Victorian courts are considering allowing only jurors who are fully vaccinated to sit on trials, as they weigh up the vexed balance between health and access to justice.
The courts are also considering rapid antigen testing for jurors and others who visit their buildings who are not included outside mandatory vaccine requirements, such as people in custody, witnesses and victims.
An empty courtroom: County Court judge Trevor Wraight during a remote plea hearing in June last year.Credit:Joe Armao
Judges, magistrates and court staff are not required to be vaccinated under the Victorian government’s mandated public health directions.
Court staff are likely to be subject to a workplace policy requiring a jab, but the government said on Friday any move to issue orders to the judiciary would interfere with the constitutional separation of powers.
This was also the case in the United States, where it was left to the courts to decide their policies.
The NSW Supreme Court announced on Friday it expected jurors and all those attending court to be double-vaccinated when in-person cases resume on October 18.
Law Institute of Victoria president Tania Wolff.
“The onus will be on the solicitors for all parties to make enquiries of all their participants and confirm their vaccination status to the court,” Chief Justice Tom Bathurst said.
The response overseas has been mixed. In the US, the defence team in a case about the opioid crisis last month successfully fought a ruling from the trial judge that only vaccinated New Yorkers could serve on the jury.
In the high-profile California fraud trial of Theranos founder Elizabeth Holmes, US District Judge Edward Davila dismissed nine members of the jury pool because they weren’t vaccinated, a move unchallenged by defence or prosecution.
There have been no vaccination edicts in UK courts, but masks are mandatory, screens separate people sitting in court, and jurors are encouraged to take rapid tests before coming to court.
Victorian Bar Council president Christopher Blanden, QC, said it was better for the courts to open with some restrictions than delay a re-opening.
He said it made sense in the short term to allow only vaccinated people into court. But such measures must not be permanent.
Mr Blanden said if jurors were chosen based on their vaccination status in the long-term, that would undermine the principle that an accused has a right to a trial by a jury of their peers.
“That [a vaccine mandate for jurors] limits the pool of people who you can choose as jurors, and juries are supposed to represent society,” Mr Blanden said.
“It seems to me that you can’t, or at least there are enormous conceptual difficulties, in confining jurors just to people who are double-vaxxed.
“The fact is, society incorporates people who don’t agree with vaccinations.”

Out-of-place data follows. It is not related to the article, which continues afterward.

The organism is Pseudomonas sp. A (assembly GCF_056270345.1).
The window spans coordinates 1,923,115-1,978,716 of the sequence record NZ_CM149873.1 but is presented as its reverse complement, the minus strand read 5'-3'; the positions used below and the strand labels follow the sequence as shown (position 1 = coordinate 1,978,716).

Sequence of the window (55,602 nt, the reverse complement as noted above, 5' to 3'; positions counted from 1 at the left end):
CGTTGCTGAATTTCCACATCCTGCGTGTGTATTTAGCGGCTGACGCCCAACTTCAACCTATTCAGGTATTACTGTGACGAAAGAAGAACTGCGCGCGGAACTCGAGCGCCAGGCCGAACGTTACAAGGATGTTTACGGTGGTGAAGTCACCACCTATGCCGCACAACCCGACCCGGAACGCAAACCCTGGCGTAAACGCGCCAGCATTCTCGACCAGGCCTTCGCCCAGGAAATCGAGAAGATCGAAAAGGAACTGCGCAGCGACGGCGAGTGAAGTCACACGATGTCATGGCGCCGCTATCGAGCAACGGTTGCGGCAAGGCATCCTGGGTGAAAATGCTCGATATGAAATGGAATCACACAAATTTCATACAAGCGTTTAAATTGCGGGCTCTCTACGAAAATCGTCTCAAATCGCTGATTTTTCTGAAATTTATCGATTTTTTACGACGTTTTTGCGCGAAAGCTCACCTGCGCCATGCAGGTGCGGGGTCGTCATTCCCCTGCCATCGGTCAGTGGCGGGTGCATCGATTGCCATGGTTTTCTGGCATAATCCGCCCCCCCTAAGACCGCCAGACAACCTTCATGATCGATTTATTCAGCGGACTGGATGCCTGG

Law Institute of Victoria president Tania Wolff said limiting jury pools based on age, gender, disability or, in this case, vaccination status, encroached on a central pillar of the justice system.
“When you’re looking at mandatory vaccinations, it has to be reasonable, it has to be proportionate, it has to be also time-limited, and we have to have constant measures of review,” Ms Wolff said.
Long-term, the ability for someone to access justice, and fully engage in the justice system cannot be based on vaccination status, she said.
“I would hate to see an entrenchment of any two-class system where those who are vaccinated have a class, a status, an ability to engage in civic life, and those who are not – for reasonable, sensible, rational reasons – are excluded,” she said.
“All those that care about justice and inclusivity and fairness, ought to be starting to turn their minds to that once the current urgency of the situation has passed.”
In Victoria, vaccination is mandatory for prison staff, but is voluntary for prisoners. About 75 per cent of prisoners have had their first dose and 55 per cent have had their second.
Despite 50 active cases currently in the prison system and a number of facilities in lockdown, Corrections Victoria said it had ensured prisoners had access to justice through bolstered audio-visual link facilities for online court hearings. Since April, 97 per cent of court matters have been heard this way.
Victorian Supreme Court Chief Justice Anne Ferguson said vaccination rates were “extremely high” among court staff and the judiciary.
Jury trials in Victoria were suspended during the lockdown, and most hearings in the Magistrates, County, Supreme courts — and the Victorian Civil and Administrative Tribunal – moved online.
The heads of the courts were yet to announce when jury trials would resume, or when the court buildings would reopen.
“Further measures to help reduce the spread of COVID-19 will be explored as they become available,” Chief Justice Ferguson said.
Most Viewed in National
From our partners
Source: Read Full Article